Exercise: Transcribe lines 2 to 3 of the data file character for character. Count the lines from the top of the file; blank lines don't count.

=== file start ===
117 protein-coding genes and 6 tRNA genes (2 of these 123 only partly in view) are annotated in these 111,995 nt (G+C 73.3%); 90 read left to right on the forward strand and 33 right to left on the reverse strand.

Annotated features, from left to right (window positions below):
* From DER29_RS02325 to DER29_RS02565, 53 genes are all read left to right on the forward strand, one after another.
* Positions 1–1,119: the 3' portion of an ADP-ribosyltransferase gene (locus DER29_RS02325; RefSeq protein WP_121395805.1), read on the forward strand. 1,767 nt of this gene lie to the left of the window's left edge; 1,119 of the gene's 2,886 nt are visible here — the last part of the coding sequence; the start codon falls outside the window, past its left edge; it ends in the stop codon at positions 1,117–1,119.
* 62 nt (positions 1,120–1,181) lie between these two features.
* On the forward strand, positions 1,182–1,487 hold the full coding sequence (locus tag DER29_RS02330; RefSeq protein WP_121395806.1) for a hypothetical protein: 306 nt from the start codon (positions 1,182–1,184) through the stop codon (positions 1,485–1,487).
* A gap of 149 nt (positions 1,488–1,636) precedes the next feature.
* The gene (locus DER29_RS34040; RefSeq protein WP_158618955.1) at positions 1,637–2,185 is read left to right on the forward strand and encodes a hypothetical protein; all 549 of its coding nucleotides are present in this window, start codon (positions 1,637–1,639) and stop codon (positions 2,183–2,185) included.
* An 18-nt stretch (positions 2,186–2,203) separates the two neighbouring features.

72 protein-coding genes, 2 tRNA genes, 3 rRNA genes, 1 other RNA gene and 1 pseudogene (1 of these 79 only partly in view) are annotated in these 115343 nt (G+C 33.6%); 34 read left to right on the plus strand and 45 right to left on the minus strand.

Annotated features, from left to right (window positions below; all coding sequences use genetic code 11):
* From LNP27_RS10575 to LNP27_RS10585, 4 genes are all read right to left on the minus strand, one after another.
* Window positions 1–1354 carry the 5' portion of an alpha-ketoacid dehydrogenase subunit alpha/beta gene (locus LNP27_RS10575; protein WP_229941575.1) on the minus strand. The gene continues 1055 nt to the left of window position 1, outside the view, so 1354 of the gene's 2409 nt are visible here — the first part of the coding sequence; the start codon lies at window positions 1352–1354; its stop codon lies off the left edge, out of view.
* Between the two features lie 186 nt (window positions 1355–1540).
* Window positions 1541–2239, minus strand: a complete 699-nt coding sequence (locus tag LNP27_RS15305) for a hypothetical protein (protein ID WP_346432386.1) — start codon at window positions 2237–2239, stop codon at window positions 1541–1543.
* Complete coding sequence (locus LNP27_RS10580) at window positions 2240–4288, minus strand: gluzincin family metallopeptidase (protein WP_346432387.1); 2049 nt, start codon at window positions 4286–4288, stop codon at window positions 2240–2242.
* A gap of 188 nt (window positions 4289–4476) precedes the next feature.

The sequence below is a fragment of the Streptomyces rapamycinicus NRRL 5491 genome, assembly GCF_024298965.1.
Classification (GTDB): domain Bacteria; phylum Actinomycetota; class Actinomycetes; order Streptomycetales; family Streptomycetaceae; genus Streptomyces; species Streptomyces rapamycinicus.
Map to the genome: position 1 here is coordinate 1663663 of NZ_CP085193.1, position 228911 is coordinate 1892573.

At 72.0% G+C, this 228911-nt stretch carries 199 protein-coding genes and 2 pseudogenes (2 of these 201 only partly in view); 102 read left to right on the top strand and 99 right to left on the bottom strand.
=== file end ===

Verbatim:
Annotated features, from left to right (window positions below):
* From DER29_RS02325 to DER29_RS02565, 53 genes are all read left to right on the forward strand, one after another.